TCM Archive Materials VIEW ALL ARCHIVES (0)
|Also Known As:||Died:|
|Born:||September 21, 1934||Cause of Death:|
|Birth Place:||Montreal, Quebec, CA||Profession:|
Biography CLOSE THE FULL BIOGRAPHY
f Buckley revived the track in 2006. The album¿s release coincided with Book of Mercy (1984), his first collection of poems since 1978. The publication received the Canadian Authors¿ Association Literary Award for Poetry.Cohen devoted his energies to live performance in the wake of Various Positions. But 1987¿s Famous Blue Raincoat, an album of Cohen covers performed by Warnes, helped to revive interest in his songwriting, and Cohen himself would rebound with 1990¿s I¿m Your Man. Driven largely by synthesizers, the album featured one of Cohen¿s darkest compositions, "Everybody Knows," which would introduce the singer to a new generation of listeners through its inclusion on the soundtrack to Allan Moyle¿s "Pump Up the Volume" (1990). I¿m Your Man proved to be not only one of Cohen¿s best-selling records in over a decade, but also the beginning of a career revival that positioned him as a natural forerunner to such independent artists as Nick Cave and R.E.M., both of which paid tribute to the singer on I¿m Your Fan: The Songs of Leonard Cohen by¿, a cover compilation that also featured Ian McCullouch of Echo and the Bunnymen, the Pixies, Lloyd Cole and other alternative rock acts.Cohen quickly...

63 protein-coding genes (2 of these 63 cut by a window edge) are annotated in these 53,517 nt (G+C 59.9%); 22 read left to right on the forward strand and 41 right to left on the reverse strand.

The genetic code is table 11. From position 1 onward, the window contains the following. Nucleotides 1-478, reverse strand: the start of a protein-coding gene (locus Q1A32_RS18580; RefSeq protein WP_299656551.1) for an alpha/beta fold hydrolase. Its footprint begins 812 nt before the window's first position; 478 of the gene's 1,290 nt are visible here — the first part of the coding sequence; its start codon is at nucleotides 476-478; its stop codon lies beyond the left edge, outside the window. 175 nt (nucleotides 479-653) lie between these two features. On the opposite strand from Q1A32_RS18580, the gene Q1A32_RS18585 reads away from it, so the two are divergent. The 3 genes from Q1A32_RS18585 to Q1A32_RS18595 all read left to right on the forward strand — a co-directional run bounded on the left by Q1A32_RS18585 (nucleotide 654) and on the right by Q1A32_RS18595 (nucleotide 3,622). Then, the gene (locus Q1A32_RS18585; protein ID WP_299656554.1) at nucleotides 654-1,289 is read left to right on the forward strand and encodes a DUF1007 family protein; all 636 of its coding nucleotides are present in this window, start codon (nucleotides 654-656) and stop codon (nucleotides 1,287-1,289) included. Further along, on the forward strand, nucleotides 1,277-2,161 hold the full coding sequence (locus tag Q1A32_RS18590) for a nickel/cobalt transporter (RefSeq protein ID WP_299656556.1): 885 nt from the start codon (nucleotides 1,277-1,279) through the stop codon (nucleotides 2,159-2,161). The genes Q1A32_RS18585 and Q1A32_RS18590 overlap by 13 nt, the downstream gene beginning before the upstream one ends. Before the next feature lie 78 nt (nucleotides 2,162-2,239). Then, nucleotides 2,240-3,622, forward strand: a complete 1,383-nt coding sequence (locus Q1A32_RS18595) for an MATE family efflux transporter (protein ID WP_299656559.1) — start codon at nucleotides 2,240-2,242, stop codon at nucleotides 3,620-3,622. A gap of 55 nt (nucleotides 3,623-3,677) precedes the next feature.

f Buckley revived the track in 2006. The album¿s release coincided with Book of Mercy (1984), his first collection of poems since 1978. The publication received the Canadian Authors¿ Association Literary Award for Poetry.